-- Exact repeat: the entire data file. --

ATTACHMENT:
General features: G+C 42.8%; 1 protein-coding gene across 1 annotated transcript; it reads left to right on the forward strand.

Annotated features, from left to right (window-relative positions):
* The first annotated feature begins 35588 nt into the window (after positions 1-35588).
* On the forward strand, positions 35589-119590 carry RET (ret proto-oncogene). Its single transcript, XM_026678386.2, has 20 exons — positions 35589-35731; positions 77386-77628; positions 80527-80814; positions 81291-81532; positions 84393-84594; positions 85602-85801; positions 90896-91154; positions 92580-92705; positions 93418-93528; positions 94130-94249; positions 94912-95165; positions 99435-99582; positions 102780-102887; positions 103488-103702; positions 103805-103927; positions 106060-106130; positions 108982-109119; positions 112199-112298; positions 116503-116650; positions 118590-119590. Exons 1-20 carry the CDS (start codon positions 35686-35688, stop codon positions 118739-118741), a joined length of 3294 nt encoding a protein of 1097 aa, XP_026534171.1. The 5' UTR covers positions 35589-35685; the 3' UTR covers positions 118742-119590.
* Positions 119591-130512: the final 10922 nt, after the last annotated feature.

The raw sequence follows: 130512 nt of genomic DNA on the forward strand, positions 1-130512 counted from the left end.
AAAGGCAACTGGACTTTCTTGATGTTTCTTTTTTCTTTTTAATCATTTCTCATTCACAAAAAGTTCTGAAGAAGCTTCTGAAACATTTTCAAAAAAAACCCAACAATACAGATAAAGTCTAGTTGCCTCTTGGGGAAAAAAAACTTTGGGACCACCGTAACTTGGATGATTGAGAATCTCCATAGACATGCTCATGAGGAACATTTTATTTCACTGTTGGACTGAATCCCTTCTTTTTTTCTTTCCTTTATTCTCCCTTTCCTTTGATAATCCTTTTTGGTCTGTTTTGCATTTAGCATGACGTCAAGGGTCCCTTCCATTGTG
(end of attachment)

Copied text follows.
General features: G+C 42.8%; 1 protein-coding gene across 1 annotated transcript; it reads left to right on the forward strand.

Annotated features, from left to right (window-relative positions):
* The first annotated feature begins 35588 nt into the window (after positions 1-35588).
* On the forward strand, positions 35589-119590 carry RET (ret proto-oncogene). Its single transcript, XM_026678386.2, has 20 exons — positions 35589-35731; positions 77386-77628; positions 80527-80814; positions 81291-81532; positions 84393-84594; positions 85602-85801; positions 90896-91154; positions 92580-92705; positions 93418-93528; positions 94130-94249; positions 94912-95165; positions 99435-99582; positions 102780-102887; positions 103488-103702; positions 103805-103927; positions 106060-106130; positions 108982-109119; positions 112199-112298; positions 116503-116650; positions 118590-119590. Exons 1-20 carry the CDS (start codon positions 35686-35688, stop codon positions 118739-118741), a joined length of 3294 nt encoding a protein of 1097 aa, XP_026534171.1. The 5' UTR covers positions 35589-35685; the 3' UTR covers positions 118742-119590.
* Positions 119591-130512: the final 10922 nt, after the last annotated feature.

The raw sequence follows: 130512 nt of genomic DNA on the forward strand, positions 1-130512 counted from the left end.
AAAGGCAACTGGACTTTCTTGATGTTTCTTTTTTCTTTTTAATCATTTCTCATTCACAAAAAGTTCTGAAGAAGCTTCTGAAACATTTTCAAAAAAAACCCAACAATACAGATAAAGTCTAGTTGCCTCTTGGGGAAAAAAAACTTTGGGACCACCGTAACTTGGATGATTGAGAATCTCCATAGACATGCTCATGAGGAACATTTTATTTCACTGTTGGACTGAATCCCTTCTTTTTTTCTTTCCTTTATTCTCCCTTTCCTTTGATAATCCTTTTTGGTCTGTTTTGCATTTAGCATGACGTCAAGGGTCCCTTCCATTGTG